Is the Low-Carb Craze Waning?

Survey Suggests Americans Tiring of Low-Carb Diets

From the WebMD Archives

July 15, 2004 -- How low-carb can you go? Not much further, a new marketing survey suggests.

Every day seems to bring another low-carb product to grocery shelves. Low-carb beer is old hat. Low-carb colas fight for our soft drink dollars. And who hasn't yet tried a low-carb candy bar?

More low-carb products are waiting in the wings. But their makers may have missed the boat, says Lee Smith, president of InsightExpress, an online research firm. A new study by InsightExpress shows that half of Americans who've tried low-carb diets have given them up. Only one in 10 of us are on low-carb diets, the survey shows. And the trend is down, not up.

"The peak of the low-carb trend may have happened," Smith tells WebMD. "The trend is for people to think they don't want to go on a low-carb diet. They are starting not to purchase the low-carb products that are entering the marketplace."

The low-carb craze has gone on for an unusually long time, says Don Montuori, editor for Packaged Fact Reports at, a market analysis company.

"Personally, I am shocked that the low-carb craze had such legs," Montuori tells WebMD. "On the one hand, the idea you can eat all the meat and eggs and cheese you want -- that is hard not to like. But no cookies or bread? We are a wheat-loving country. Processed wheats are the carbs we like to eat."

Carbs Fading From Consumer Radar?

The InsightExpress survey included a random sample of 500 people recruited over the Internet in a 48-hour period during early July 2004. The survey has an error range of plus or minus 4%.

Which nutritional traits do consumers think is important? According to the survey:

  • 40% consider a food's total calorie content.
  • 37% consider a food's total fat content.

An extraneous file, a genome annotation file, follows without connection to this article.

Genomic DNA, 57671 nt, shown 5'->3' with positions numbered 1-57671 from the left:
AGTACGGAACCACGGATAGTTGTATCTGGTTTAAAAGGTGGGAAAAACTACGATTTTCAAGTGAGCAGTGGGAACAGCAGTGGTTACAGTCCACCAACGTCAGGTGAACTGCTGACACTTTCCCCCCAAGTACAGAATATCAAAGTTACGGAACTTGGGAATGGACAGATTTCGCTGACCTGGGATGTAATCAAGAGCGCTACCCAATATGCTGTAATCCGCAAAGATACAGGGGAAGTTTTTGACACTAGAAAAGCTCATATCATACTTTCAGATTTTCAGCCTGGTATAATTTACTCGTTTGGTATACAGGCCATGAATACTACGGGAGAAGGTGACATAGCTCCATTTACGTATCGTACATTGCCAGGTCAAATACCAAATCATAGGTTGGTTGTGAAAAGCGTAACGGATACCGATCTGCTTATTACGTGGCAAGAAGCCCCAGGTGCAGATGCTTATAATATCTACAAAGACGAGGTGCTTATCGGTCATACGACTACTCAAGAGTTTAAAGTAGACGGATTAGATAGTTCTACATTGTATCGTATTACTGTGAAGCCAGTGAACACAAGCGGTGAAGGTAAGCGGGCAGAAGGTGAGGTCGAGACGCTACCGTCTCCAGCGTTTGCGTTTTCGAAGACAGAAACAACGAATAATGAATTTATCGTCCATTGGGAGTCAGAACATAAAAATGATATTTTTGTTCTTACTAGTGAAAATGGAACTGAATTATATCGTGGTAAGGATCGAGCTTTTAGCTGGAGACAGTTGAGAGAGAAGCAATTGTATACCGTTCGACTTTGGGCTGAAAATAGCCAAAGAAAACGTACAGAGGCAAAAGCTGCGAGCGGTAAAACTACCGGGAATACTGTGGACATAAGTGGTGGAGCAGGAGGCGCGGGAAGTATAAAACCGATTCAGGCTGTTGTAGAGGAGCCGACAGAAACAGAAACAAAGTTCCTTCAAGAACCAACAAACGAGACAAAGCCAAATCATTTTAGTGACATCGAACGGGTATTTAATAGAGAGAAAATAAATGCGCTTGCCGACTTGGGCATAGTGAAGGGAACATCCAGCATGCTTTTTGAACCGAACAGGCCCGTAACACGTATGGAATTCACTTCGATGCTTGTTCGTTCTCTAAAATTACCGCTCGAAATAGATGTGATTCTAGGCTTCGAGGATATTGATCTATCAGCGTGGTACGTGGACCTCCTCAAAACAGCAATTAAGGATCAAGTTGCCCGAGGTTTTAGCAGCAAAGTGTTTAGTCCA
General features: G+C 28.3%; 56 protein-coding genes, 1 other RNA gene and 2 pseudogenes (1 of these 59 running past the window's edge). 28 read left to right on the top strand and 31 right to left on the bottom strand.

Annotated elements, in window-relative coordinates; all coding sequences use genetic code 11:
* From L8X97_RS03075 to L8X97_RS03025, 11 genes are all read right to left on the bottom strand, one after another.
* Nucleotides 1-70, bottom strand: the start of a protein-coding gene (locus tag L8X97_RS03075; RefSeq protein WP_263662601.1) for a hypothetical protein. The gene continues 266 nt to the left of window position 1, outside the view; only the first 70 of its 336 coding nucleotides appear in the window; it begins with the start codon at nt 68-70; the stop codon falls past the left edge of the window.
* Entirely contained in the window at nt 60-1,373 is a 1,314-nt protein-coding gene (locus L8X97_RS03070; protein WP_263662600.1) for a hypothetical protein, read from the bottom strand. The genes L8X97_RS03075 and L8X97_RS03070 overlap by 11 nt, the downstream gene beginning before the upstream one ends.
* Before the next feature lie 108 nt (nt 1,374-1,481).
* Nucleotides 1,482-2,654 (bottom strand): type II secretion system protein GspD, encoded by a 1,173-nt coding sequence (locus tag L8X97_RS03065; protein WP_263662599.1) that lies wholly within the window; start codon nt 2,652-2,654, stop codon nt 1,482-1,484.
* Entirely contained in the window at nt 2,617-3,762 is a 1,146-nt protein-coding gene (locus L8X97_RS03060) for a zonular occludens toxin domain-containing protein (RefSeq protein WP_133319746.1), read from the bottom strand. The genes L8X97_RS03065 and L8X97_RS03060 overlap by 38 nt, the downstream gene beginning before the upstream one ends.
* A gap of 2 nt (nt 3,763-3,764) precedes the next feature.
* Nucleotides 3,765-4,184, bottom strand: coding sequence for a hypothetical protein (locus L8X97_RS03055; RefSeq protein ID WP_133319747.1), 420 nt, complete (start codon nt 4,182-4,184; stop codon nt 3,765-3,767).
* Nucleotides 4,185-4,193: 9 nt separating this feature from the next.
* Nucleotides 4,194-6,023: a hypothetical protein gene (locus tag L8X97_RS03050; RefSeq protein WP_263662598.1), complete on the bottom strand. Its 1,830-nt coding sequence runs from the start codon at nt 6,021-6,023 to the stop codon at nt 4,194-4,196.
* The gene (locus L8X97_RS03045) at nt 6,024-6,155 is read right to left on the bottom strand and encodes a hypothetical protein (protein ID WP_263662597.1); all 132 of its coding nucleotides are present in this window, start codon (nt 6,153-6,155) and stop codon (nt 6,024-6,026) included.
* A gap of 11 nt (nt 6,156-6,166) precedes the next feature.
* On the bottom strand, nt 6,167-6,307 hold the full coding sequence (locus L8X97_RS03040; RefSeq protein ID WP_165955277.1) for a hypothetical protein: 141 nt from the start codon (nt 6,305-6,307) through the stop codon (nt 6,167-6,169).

• 32% consider a food's calories from fat.
  • 31% consider a food's cholesterol content.
  • 30% consider a food's total carbohydrate content.
  • 29% consider a food's sodium content.
  • 19% consider a food's protein content.

Four out of five Americans have never been on a low-carb diet, the survey shows. Only one in five say they'd think about buying a low-carb product. And fewer than a third of survey respondents say they'd be more likely to buy a low-carb version of their favorite food.

"People have the perception that low-carb diets are not healthy, or that these diets may not help them control their weight," Smith says.


Exercise, Energy Gaining Ground

Of all the most popular diet approaches, the one consumers seem to like best is Weight Watchers, the survey suggests.

But when it comes to losing weight, only 25% said diets were the way to go. More than 60% of survey respondents endorsed exercise as the best thing to try. Nearly as many endorsed a change in eating habits, and half said eating healthier, more nutritious foods would do the trick.

"The best news is that most people know that the best way to control their weight is to exercise more," Smith says.

If Smith is right, and the carb craze is ending, what's next?

"Trans fats will be the next big thing," Montuori predicts.

WebMD Health News


SOURCES: Lee Smith, president and COO, InsightExpress. Don Montuori, editor, Packaged Fact Reports, Survey: Low Carb V2, Insight Express, July 2004.

© 2004 WebMD, Inc. All rights Reserved.


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